"Clark really had a knack for working glass," Chester added. "He would test a lens in his workshop, sight a star with it and throw it out of focus so he could see where the defects were. Then he would put some optical rouge on his thumb and actually feel where the error was, the tiny bump in the surface, and polish it away."
On the nights when it's too cloudy to see the stars, visitors examine the 26-inch telescope instead, an impressive sight at 30 feet long. To reach it, they must ride Washington's largest elevator: the entire floor rises and falls inside the observatory's 40-foot-wide dome. It's cold in the dome in winter, and warm in summer, because air currents that distort the view are created if the temperature is not the same inside and out.
This scope is the one with which Asaph Hall discovered the moons of Mars, Deimos and Phobos, in 1877. It is so precise that it is still used for measuring binary, or double, stars. Many measurements for the Washington Double Star Catalogue - a database that goes back over a century - were made with this instrument.
Not so long ago this data was collected the hard way, with repeated observations and notes penciled in by hand. Now, with a camera that videotapes a star area 30 times a second, and computers that interpret the data, we can fix the parameters of binary stars and determine orbit and mass in a matter of minutes. It is this function - finding the position of objects in the sky with maximum exactness, plus determining time with great precision - that is the task of the Naval Observatory.
We looked at the little meridian transit scope with a 6-inch aperture. This one is fixed on a north-south axis and measures the east-to-west movement of the stars as they cross one specific meridian. "It's probably the most accurate anywhere, said Chester, and was used for a century, until it was superseded two years ago by more sophisticated instruments."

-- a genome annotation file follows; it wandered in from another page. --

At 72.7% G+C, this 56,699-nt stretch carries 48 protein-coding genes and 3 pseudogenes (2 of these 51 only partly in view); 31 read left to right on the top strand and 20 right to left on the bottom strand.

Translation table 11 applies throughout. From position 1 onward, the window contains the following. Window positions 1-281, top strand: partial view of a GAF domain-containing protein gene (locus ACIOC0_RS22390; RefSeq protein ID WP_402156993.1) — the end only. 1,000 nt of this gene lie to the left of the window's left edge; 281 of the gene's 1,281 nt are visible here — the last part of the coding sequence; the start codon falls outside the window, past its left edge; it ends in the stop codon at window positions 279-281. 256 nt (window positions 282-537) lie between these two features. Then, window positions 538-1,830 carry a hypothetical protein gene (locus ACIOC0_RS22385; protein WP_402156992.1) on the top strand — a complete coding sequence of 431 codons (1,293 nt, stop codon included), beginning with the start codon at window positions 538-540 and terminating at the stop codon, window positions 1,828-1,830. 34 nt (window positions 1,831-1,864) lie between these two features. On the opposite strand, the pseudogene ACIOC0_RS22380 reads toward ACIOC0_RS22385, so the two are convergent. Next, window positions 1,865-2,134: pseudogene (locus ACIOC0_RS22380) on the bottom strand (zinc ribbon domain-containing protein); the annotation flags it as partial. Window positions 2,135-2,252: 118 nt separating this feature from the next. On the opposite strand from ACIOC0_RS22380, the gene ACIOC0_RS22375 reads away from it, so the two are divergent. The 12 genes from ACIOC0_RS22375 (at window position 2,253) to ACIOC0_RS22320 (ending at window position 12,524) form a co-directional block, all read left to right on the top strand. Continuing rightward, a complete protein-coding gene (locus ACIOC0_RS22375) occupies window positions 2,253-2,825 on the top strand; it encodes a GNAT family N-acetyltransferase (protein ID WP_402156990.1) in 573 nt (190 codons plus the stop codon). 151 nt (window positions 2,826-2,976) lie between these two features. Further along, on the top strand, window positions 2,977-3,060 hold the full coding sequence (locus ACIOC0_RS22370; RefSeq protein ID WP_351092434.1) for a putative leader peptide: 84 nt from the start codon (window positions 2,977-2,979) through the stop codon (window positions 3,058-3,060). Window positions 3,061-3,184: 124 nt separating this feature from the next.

The observatory has compiled the world's largest star catalogue, with half a billion entries contained on ten CD-ROMs. Knowing the position of stars is especially useful if, for example, you're monitoring a new celestial satellite for which you haven't been given the orbit. You need a bunch of star positions as the background against which you can work out its path.
Now we are looking at the Master Clock of the United States, accurate to a billionth of a second per day, with a roomful of computers across the hall to serve as a backup. We can get extremely accurate time by measuring the earth's rotation and breaking it down into fractions of a second. Because the earth is slowing down, every 500 days or so we declare a leap second to make up for the lag.
For those who do not need to consider the earth's rotation to measure time, cesium beams and hydrogen maser clocks, or "atomic" clocks, give us an almost perfect reading.
Chester has loved stars since he was 7 years old and saw Willy Ley's book The Conquest of Space with Chesley Bonestell's great illustrations of the planets.
"For the past ten years," he said, "I've been doing summer stargazing programs for the public out at Sky Meadows State Park near Paris, Virginia, 50 miles from Washington, D.C. That's how far out of town you have to go to see stars."
On the other hand, as instructor Richard Schmidt pointed out, for his Smithsonian Associates classes the city starscape will do well enough for instruction. There is always something to look at, a nearby planet or a constellation. There are star maps to study and slides that show what you can't see if it's cloudy.
Believe it or not, you can have too many stars up there if you're trying to point out the important ones, Schmidt said. A whole skyful of stars can be bewildering.
Bewildering but, as my grandson says, awesome.